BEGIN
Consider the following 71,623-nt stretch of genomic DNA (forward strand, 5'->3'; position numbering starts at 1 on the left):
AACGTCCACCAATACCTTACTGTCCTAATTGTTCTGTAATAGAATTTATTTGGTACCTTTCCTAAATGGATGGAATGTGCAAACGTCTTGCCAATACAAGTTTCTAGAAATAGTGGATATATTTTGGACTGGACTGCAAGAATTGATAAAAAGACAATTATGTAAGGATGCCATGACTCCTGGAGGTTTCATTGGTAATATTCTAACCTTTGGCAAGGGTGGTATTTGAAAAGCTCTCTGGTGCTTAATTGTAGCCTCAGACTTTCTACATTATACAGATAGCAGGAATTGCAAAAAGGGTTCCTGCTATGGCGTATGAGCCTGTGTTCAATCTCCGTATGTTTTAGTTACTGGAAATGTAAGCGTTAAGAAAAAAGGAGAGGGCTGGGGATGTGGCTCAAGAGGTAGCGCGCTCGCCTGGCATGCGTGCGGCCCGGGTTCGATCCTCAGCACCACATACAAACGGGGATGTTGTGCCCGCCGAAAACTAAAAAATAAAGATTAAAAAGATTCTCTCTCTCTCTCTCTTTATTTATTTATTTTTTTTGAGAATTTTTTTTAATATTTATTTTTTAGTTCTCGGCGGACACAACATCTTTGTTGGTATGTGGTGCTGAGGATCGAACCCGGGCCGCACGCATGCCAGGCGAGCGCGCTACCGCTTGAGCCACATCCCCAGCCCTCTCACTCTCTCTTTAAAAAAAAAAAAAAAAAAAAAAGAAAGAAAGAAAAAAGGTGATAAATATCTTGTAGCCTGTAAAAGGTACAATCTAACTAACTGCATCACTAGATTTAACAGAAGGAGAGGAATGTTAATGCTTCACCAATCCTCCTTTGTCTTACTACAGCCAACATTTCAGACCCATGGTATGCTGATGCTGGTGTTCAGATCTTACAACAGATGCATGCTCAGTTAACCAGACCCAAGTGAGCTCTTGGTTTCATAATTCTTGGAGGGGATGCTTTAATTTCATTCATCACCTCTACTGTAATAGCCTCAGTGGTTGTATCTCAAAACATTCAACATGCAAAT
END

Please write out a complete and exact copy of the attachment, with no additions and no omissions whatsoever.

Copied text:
Consider the following 71,623-nt stretch of genomic DNA (forward strand, 5'->3'; position numbering starts at 1 on the left):
AACGTCCACCAATACCTTACTGTCCTAATTGTTCTGTAATAGAATTTATTTGGTACCTTTCCTAAATGGATGGAATGTGCAAACGTCTTGCCAATACAAGTTTCTAGAAATAGTGGATATATTTTGGACTGGACTGCAAGAATTGATAAAAAGACAATTATGTAAGGATGCCATGACTCCTGGAGGTTTCATTGGTAATATTCTAACCTTTGGCAAGGGTGGTATTTGAAAAGCTCTCTGGTGCTTAATTGTAGCCTCAGACTTTCTACATTATACAGATAGCAGGAATTGCAAAAAGGGTTCCTGCTATGGCGTATGAGCCTGTGTTCAATCTCCGTATGTTTTAGTTACTGGAAATGTAAGCGTTAAGAAAAAAGGAGAGGGCTGGGGATGTGGCTCAAGAGGTAGCGCGCTCGCCTGGCATGCGTGCGGCCCGGGTTCGATCCTCAGCACCACATACAAACGGGGATGTTGTGCCCGCCGAAAACTAAAAAATAAAGATTAAAAAGATTCTCTCTCTCTCTCTCTTTATTTATTTATTTTTTTTGAGAATTTTTTTTAATATTTATTTTTTAGTTCTCGGCGGACACAACATCTTTGTTGGTATGTGGTGCTGAGGATCGAACCCGGGCCGCACGCATGCCAGGCGAGCGCGCTACCGCTTGAGCCACATCCCCAGCCCTCTCACTCTCTCTTTAAAAAAAAAAAAAAAAAAAAAAGAAAGAAAGAAAAAAGGTGATAAATATCTTGTAGCCTGTAAAAGGTACAATCTAACTAACTGCATCACTAGATTTAACAGAAGGAGAGGAATGTTAATGCTTCACCAATCCTCCTTTGTCTTACTACAGCCAACATTTCAGACCCATGGTATGCTGATGCTGGTGTTCAGATCTTACAACAGATGCATGCTCAGTTAACCAGACCCAAGTGAGCTCTTGGTTTCATAATTCTTGGAGGGGATGCTTTAATTTCATTCATCACCTCTACTGTAATAGCCTCAGTGGTTGTATCTCAAAACATTCAACATGCAAAT